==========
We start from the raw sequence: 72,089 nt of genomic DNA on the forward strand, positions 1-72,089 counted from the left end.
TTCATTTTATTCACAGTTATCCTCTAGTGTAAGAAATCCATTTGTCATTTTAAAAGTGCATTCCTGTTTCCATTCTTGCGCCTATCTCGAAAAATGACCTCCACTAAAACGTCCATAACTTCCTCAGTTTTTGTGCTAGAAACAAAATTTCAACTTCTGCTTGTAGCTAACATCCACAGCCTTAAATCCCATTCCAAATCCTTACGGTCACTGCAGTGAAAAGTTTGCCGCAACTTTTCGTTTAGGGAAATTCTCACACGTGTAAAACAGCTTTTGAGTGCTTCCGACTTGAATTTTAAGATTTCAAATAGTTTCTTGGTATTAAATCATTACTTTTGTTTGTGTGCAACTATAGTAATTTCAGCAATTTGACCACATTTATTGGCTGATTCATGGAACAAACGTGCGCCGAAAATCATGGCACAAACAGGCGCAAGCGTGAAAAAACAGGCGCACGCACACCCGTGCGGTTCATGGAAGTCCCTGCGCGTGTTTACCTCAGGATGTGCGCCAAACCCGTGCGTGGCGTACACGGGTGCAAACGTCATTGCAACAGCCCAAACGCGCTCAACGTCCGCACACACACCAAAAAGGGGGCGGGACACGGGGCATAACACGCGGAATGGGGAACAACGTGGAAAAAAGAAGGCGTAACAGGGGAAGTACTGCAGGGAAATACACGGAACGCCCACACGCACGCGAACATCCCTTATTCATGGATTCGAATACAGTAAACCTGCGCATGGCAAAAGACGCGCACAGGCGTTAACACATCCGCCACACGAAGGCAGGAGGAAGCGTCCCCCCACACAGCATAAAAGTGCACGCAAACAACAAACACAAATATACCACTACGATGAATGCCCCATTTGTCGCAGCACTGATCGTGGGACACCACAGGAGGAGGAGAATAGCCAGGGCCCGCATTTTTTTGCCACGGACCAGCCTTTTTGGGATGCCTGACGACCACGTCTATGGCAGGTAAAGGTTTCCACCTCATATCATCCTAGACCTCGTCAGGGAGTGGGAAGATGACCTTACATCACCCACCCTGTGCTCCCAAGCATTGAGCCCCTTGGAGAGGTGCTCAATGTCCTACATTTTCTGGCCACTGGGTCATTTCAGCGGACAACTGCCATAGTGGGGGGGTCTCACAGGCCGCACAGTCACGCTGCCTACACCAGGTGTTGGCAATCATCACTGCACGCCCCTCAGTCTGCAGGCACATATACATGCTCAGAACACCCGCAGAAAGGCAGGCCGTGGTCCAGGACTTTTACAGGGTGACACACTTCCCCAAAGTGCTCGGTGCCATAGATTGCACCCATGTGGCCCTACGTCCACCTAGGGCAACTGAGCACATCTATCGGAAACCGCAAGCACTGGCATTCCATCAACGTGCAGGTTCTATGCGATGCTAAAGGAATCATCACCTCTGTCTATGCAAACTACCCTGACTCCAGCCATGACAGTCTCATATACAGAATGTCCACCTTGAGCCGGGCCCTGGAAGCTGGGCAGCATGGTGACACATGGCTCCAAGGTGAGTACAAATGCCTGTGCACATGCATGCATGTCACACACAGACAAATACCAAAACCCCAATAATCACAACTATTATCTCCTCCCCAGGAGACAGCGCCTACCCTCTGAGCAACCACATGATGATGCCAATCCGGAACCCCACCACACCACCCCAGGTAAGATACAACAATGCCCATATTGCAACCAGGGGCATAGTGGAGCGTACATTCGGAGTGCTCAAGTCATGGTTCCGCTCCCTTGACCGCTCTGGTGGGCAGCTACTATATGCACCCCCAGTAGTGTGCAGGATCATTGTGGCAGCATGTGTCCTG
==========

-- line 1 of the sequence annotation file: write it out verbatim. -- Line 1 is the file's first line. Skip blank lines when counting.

We start from the raw sequence: 72,089 nt of genomic DNA on the forward strand, positions 1-72,089 counted from the left end.